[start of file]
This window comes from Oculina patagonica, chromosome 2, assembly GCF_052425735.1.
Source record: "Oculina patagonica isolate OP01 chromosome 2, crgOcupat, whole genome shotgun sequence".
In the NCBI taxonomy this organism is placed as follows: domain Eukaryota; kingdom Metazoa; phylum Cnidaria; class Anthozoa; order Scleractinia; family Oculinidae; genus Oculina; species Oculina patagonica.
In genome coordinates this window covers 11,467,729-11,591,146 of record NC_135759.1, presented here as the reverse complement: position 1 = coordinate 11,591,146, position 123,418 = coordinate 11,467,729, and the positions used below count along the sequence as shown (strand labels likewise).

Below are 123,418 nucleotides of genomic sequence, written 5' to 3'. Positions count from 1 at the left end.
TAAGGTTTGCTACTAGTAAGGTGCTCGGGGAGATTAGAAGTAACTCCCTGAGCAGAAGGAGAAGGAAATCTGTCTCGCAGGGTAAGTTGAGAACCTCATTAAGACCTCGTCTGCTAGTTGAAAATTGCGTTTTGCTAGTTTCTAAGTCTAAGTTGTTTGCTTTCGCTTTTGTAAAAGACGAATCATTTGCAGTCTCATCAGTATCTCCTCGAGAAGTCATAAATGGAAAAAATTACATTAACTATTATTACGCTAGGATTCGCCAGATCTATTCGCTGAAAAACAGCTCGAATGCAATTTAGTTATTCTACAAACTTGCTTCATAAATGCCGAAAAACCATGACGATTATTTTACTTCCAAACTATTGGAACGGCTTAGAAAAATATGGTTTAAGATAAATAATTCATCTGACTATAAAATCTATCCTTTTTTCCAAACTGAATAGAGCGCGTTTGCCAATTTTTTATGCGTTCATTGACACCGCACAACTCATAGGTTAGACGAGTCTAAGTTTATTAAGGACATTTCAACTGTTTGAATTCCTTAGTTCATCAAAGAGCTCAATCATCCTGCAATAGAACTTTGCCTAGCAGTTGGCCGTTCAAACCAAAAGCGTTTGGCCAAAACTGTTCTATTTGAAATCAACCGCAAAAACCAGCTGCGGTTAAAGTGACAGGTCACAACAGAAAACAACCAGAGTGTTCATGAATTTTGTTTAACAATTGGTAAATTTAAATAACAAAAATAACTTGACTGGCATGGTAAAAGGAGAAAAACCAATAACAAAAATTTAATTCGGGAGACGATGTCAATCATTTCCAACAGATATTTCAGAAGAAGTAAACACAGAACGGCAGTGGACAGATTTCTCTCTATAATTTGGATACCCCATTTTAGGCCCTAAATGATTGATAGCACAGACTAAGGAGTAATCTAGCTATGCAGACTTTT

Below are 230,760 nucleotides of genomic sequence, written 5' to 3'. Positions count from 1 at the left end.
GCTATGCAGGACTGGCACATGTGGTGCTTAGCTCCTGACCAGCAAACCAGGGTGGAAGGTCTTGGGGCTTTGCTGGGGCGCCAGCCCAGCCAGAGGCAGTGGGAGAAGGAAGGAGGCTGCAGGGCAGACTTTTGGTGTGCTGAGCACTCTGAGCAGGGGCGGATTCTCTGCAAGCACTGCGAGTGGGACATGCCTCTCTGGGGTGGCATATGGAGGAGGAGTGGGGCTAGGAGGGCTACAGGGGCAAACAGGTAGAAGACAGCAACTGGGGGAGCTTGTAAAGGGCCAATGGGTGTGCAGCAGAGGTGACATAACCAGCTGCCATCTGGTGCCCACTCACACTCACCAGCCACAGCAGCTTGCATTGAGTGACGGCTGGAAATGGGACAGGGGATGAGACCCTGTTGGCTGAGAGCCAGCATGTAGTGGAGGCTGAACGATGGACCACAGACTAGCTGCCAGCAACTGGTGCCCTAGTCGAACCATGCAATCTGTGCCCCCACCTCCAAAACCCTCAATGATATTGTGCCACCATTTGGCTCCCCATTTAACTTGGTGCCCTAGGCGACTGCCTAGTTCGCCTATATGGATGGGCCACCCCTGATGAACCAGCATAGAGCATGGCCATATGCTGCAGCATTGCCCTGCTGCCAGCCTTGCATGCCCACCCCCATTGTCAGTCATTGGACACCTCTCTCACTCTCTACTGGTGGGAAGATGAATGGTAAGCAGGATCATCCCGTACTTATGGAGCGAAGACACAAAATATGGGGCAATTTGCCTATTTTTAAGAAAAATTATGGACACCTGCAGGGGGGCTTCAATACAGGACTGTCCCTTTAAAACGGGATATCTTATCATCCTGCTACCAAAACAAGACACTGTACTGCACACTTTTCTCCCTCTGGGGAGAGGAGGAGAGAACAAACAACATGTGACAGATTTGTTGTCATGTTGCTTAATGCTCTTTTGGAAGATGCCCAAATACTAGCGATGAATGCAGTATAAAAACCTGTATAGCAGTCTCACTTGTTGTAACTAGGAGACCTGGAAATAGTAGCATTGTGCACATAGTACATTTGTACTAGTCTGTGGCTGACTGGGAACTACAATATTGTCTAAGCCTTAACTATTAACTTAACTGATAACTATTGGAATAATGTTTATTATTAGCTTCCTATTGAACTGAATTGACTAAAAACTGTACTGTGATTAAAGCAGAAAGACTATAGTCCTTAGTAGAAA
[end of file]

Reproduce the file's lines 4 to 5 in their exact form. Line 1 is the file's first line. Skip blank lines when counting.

In genome coordinates this window covers 11,467,729-11,591,146 of record NC_135759.1, presented here as the reverse complement: position 1 = coordinate 11,591,146, position 123,418 = coordinate 11,467,729, and the positions used below count along the sequence as shown (strand labels likewise).

Below are 123,418 nucleotides of genomic sequence, written 5' to 3'. Positions count from 1 at the left end.